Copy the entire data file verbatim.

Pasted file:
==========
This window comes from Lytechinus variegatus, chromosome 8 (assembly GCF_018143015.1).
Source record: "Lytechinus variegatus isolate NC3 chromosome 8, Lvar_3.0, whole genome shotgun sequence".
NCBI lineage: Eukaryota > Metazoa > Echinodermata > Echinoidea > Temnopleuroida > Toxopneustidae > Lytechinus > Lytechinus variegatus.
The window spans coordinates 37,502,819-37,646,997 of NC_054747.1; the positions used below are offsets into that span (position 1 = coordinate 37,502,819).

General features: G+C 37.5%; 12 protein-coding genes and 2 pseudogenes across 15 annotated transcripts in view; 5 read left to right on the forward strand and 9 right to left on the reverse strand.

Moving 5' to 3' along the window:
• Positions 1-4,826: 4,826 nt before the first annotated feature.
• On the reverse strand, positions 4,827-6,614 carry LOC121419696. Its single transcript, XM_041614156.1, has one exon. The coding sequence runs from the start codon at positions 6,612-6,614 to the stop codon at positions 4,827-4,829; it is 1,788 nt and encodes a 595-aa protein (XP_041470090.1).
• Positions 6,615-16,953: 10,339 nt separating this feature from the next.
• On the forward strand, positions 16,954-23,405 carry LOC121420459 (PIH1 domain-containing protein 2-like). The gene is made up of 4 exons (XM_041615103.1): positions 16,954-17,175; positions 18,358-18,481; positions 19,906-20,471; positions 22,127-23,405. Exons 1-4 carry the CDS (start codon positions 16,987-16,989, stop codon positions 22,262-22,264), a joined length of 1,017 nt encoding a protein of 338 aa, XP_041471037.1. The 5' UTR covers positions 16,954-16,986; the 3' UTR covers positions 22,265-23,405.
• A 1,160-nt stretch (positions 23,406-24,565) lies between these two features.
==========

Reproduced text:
This window comes from Lytechinus variegatus, chromosome 8 (assembly GCF_018143015.1).
Source record: "Lytechinus variegatus isolate NC3 chromosome 8, Lvar_3.0, whole genome shotgun sequence".
NCBI lineage: Eukaryota > Metazoa > Echinodermata > Echinoidea > Temnopleuroida > Toxopneustidae > Lytechinus > Lytechinus variegatus.
The window spans coordinates 37,502,819-37,646,997 of NC_054747.1; the positions used below are offsets into that span (position 1 = coordinate 37,502,819).

General features: G+C 37.5%; 12 protein-coding genes and 2 pseudogenes across 15 annotated transcripts in view; 5 read left to right on the forward strand and 9 right to left on the reverse strand.

Moving 5' to 3' along the window:
• Positions 1-4,826: 4,826 nt before the first annotated feature.
• On the reverse strand, positions 4,827-6,614 carry LOC121419696. Its single transcript, XM_041614156.1, has one exon. The coding sequence runs from the start codon at positions 6,612-6,614 to the stop codon at positions 4,827-4,829; it is 1,788 nt and encodes a 595-aa protein (XP_041470090.1).
• Positions 6,615-16,953: 10,339 nt separating this feature from the next.
• On the forward strand, positions 16,954-23,405 carry LOC121420459 (PIH1 domain-containing protein 2-like). The gene is made up of 4 exons (XM_041615103.1): positions 16,954-17,175; positions 18,358-18,481; positions 19,906-20,471; positions 22,127-23,405. Exons 1-4 carry the CDS (start codon positions 16,987-16,989, stop codon positions 22,262-22,264), a joined length of 1,017 nt encoding a protein of 338 aa, XP_041471037.1. The 5' UTR covers positions 16,954-16,986; the 3' UTR covers positions 22,265-23,405.
• A 1,160-nt stretch (positions 23,406-24,565) lies between these two features.